Talking to Your Psychiatrist – How To Guide

I get really bad doctor anxiety and have trouble saying what I want to say at appointments. I find writing things down as I think of them days in advance helps. Here are some pointers on making appointments with your psychiatrist effective for both of you.

Be honest. This is important. Don’t lie to your psychiatrist. Don’t exaggerate. Don’t hide symptoms. Don’t be embarrassed. He’s probably heard it all before.

If you think a medication is or isn’t working, tell you psychiatrist this and why. It’s important to be informed on your medications. It’s important not to control your medications, because the psychiatrist is the one with the MD and training, but if something isn’t working, you have the right to say so.

Psychiatrists don’t often offer therapy much anymore*, but they do need to know about your life and general health. A psychiatrist is trained in diagnosing mental illness and treating it with psychotropic drugs, or a referral for therapy or other care, like a medical doctor would diagnose a physical illness and treat it with the appropriate care or medication.

Don’t focus so much on your diagnosis, focus on your symptoms(1). The diagnosis is generally used in communication with insurance companies and too many people get caught up in the diagnosis hype. Treating symptoms is most important. Right now, the DSM has just changed over to the DSM 5(2), and things are confusing. It can take a while to reach a diagnosis, so focus on eliminating the symptoms and getting better.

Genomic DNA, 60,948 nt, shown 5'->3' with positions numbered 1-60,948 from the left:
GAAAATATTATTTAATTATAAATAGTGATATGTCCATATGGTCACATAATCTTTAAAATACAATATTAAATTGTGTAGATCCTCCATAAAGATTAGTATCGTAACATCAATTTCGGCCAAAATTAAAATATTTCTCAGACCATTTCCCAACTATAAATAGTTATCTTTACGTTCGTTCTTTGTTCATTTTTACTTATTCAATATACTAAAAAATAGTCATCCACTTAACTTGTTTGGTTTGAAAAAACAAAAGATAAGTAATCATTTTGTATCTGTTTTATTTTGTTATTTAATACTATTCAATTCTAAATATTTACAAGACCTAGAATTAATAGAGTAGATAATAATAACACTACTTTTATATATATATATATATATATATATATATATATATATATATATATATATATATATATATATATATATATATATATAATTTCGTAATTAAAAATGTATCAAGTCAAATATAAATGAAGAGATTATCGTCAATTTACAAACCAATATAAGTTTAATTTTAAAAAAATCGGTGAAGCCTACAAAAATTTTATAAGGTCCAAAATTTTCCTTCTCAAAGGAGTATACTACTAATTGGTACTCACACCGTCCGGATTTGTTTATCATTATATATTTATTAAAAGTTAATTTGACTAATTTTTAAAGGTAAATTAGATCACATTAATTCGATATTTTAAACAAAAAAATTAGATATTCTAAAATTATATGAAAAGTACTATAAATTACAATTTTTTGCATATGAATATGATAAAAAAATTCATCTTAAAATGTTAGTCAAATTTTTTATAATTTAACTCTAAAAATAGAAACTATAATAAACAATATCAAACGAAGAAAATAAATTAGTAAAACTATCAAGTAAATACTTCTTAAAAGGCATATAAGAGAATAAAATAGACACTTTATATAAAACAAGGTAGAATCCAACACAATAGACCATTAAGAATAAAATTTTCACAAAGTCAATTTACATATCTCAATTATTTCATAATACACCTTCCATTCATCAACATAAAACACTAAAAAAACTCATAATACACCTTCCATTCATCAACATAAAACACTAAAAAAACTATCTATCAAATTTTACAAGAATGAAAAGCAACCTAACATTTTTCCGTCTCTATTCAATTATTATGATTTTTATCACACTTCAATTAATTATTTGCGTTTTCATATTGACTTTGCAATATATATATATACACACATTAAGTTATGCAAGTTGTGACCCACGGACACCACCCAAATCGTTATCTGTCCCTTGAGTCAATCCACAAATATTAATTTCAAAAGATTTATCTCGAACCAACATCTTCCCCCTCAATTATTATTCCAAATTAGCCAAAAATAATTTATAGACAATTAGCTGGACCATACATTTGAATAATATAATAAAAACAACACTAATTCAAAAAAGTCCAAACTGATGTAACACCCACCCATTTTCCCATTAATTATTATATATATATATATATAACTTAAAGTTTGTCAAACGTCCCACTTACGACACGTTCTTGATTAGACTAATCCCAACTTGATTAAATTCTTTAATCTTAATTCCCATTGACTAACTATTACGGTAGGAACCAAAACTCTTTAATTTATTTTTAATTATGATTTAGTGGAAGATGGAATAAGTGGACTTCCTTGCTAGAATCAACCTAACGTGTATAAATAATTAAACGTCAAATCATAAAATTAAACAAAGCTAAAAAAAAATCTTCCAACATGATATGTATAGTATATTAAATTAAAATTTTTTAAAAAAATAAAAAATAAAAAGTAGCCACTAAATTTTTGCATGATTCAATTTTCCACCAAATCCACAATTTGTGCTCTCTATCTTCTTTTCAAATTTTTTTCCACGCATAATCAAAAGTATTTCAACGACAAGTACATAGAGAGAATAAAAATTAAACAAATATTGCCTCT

Be reasonable with your psychiatrist. There is no magic pill (I’ve been told this by so many doctors) and you have to work at it, too. Mood trackers, therapy, keep track of medications, go to all appointments. Don’t stop a medication unless you’re having a side effect that could kill you. Some medications require blood tests – get them done. Work with your psychiatrist.

A psychiatrist is a doctor and is going to have good and bad days. There are good and bad psychiatrists out there, trust me, I’ve had a couple of bad ones. Fortunately, right now, I like my psychiatrist. It’s not always easy to change doctors, especially if you’re in a country like Canada (where I am) and there’s a doctor shortage. A psychiatrist should always remain professional and never be rude to you.

*A psychiatrist is a doctor trained in psychiatry with an M.D. A psychologist is more often referred to as a therapist and you spend more time working on issues with them. Very few psychiatrists offer 50 minute appointments with a couch, a notepad and psychotherapy anymore, unfortunately.


Signs of a good psychiatrist:

  •  They listen to your concerns and don’t ask the same questions over and over.  They will ask relevant questions, about your mood, your current situation, and current meds.

I had a psychiatrist that asked me, every appointment, if I had quit smoking “dope” yet. I had never smoked “dope” in the entire time I saw him.